Kitchen Pro Series: Guide to Meat Identification, Fabrication, and Utilization is the definitive guide to purchasing and fabricating meat cuts for professional chefs, foodservice personnel, culinarians, and food enthusiasts. Part of the CIA’s new Kitchen Pro Series focusing on kitchen preparation skills, this user-friendly, full-color resource provides practical information on fabricating beef, pork, veal, lamb, game, and exotic meats. Helpful storage information, basic preparation methods for each cut, and recipes are included to give professional and home chefs everything they need to know to produce well-primed cuts of meat. For anyone who believes that butchery is a lost art, The Culinary Institute of America’s Chef Thomas Schneller counters that notion by providing a close examination and explanation of the craft in this clear and concise book.–From Amazon.ca

Streaming Videos

Meat [Video on Demand]
Author: Cordon Bleu

Meat Technology[Video on Demand]
Author: Ontario, Ministry of Agriculture

Braising and Stewing[Videon on Demand]
Author: California Culinary Academy

Need something more specific? Try searching by subject for things like “charcuterie”, in our online catalog. Not only will your search term show up in a title or subject line of a record, but it might also be part of an item’s table of contents. Contact the library for more search tips, help with streaming video or one-one help to support your career path.

 

 

Winter Pick-Me-Ups

January 12, 2017 • Written by

Image credit: CC0 Public Domain image from Pixabay (pixabay.com)

Winter got you down? It’s no wonder with all of the cold, snow and limited sunlight we cope with these days. Below are a few suggestions to help you escape the winter blahs and blues.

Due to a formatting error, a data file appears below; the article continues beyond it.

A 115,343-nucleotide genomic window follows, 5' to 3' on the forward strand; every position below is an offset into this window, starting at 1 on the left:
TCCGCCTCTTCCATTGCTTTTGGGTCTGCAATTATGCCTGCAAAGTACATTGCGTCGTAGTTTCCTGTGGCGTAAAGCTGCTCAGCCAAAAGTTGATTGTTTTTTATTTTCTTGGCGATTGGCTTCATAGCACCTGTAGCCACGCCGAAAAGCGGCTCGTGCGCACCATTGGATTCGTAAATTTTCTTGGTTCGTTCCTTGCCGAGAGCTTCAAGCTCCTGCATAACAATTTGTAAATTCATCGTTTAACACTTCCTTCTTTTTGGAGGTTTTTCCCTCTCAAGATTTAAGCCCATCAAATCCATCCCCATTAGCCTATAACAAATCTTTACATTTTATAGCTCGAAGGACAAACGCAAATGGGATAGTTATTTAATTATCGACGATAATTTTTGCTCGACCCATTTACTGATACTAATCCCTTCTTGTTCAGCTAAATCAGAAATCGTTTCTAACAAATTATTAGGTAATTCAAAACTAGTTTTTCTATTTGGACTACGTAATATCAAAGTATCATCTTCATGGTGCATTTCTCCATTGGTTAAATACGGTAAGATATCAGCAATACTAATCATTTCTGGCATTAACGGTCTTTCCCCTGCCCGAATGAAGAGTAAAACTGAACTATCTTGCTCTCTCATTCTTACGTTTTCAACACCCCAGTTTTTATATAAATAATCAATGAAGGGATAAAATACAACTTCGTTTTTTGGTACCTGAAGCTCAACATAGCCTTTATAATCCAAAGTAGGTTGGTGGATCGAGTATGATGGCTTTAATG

Colouring for Stress Relief

Adult colouring has become a popular way to relieve stress. It is calming in the way it causes the brain to focus on the moment, making other thoughts subside. Knitting is another therapeutic task, which has the same quality of  “predictability” that colouring offers. Why not escape the mental tension and try out a few of these colouring pages?

Free Printable Adult Colouring Pages:

Read more: The Therapeutic Science Of Adult Coloring Books: How This Childhood Pastime Helps Adults Relieve Stress

Pursuit of Happiness

Another obvious way to beat the blues is to actively pursue happiness. There are lots of self-help resources out there, but these excellent titles are free for all RRC staff and students to borrow from the Library.

Stumbling on happiness (book)

In this brilliant, witty, and accessible book, renowned Harvard psychologist Daniel Gilbert describes the foibles of imagination and illusions of foresight that cause each of us to misconceive our tomorrows and misestimate our satisfactions.

 

 

 

 

 

If you’re so smart, why aren’t you happy? (book)